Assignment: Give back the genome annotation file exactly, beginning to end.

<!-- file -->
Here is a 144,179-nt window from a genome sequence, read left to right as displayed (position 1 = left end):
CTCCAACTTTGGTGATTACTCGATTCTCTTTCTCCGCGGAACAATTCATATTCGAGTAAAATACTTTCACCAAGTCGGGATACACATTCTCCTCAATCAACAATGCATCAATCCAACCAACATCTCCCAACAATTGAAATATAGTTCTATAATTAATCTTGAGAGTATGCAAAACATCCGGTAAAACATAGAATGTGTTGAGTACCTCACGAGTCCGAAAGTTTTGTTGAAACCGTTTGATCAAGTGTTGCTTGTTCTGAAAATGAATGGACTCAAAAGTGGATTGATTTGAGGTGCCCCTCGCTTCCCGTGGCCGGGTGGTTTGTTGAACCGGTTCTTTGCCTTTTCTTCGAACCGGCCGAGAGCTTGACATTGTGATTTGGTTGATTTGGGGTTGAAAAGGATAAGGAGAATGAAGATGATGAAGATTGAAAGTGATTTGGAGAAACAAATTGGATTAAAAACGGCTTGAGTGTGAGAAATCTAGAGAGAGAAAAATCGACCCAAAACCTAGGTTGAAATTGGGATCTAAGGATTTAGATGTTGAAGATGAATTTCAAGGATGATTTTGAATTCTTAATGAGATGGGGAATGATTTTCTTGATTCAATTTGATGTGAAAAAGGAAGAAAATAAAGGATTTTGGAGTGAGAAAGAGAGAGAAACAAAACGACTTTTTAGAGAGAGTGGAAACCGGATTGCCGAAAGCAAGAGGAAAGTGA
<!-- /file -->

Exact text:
Here is a 144,179-nt window from a genome sequence, read left to right as displayed (position 1 = left end):
CTCCAACTTTGGTGATTACTCGATTCTCTTTCTCCGCGGAACAATTCATATTCGAGTAAAATACTTTCACCAAGTCGGGATACACATTCTCCTCAATCAACAATGCATCAATCCAACCAACATCTCCCAACAATTGAAATATAGTTCTATAATTAATCTTGAGAGTATGCAAAACATCCGGTAAAACATAGAATGTGTTGAGTACCTCACGAGTCCGAAAGTTTTGTTGAAACCGTTTGATCAAGTGTTGCTTGTTCTGAAAATGAATGGACTCAAAAGTGGATTGATTTGAGGTGCCCCTCGCTTCCCGTGGCCGGGTGGTTTGTTGAACCGGTTCTTTGCCTTTTCTTCGAACCGGCCGAGAGCTTGACATTGTGATTTGGTTGATTTGGGGTTGAAAAGGATAAGGAGAATGAAGATGATGAAGATTGAAAGTGATTTGGAGAAACAAATTGGATTAAAAACGGCTTGAGTGTGAGAAATCTAGAGAGAGAAAAATCGACCCAAAACCTAGGTTGAAATTGGGATCTAAGGATTTAGATGTTGAAGATGAATTTCAAGGATGATTTTGAATTCTTAATGAGATGGGGAATGATTTTCTTGATTCAATTTGATGTGAAAAAGGAAGAAAATAAAGGATTTTGGAGTGAGAAAGAGAGAGAAACAAAACGACTTTTTAGAGAGAGTGGAAACCGGATTGCCGAAAGCAAGAGGAAAGTGA